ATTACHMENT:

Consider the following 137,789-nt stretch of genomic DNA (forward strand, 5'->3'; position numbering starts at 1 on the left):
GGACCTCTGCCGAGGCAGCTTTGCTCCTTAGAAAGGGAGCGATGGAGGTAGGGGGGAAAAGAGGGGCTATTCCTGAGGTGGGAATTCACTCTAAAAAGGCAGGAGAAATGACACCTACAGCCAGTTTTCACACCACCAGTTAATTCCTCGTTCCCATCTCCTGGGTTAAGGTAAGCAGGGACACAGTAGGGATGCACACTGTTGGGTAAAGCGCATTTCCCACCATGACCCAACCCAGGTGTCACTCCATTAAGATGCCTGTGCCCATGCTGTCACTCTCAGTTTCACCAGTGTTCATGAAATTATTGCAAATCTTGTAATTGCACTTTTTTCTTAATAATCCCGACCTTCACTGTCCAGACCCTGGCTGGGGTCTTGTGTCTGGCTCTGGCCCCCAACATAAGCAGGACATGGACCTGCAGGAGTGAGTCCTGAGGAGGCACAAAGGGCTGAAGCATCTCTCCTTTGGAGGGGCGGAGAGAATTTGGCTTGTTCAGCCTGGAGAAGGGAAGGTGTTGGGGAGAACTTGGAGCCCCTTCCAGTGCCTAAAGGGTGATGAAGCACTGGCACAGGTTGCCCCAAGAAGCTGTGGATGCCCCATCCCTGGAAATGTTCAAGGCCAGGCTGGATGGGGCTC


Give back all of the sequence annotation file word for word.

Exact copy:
Consider the following 137,789-nt stretch of genomic DNA (forward strand, 5'->3'; position numbering starts at 1 on the left):
GGACCTCTGCCGAGGCAGCTTTGCTCCTTAGAAAGGGAGCGATGGAGGTAGGGGGGAAAAGAGGGGCTATTCCTGAGGTGGGAATTCACTCTAAAAAGGCAGGAGAAATGACACCTACAGCCAGTTTTCACACCACCAGTTAATTCCTCGTTCCCATCTCCTGGGTTAAGGTAAGCAGGGACACAGTAGGGATGCACACTGTTGGGTAAAGCGCATTTCCCACCATGACCCAACCCAGGTGTCACTCCATTAAGATGCCTGTGCCCATGCTGTCACTCTCAGTTTCACCAGTGTTCATGAAATTATTGCAAATCTTGTAATTGCACTTTTTTCTTAATAATCCCGACCTTCACTGTCCAGACCCTGGCTGGGGTCTTGTGTCTGGCTCTGGCCCCCAACATAAGCAGGACATGGACCTGCAGGAGTGAGTCCTGAGGAGGCACAAAGGGCTGAAGCATCTCTCCTTTGGAGGGGCGGAGAGAATTTGGCTTGTTCAGCCTGGAGAAGGGAAGGTGTTGGGGAGAACTTGGAGCCCCTTCCAGTGCCTAAAGGGTGATGAAGCACTGGCACAGGTTGCCCCAAGAAGCTGTGGATGCCCCATCCCTGGAAATGTTCAAGGCCAGGCTGGATGGGGCTC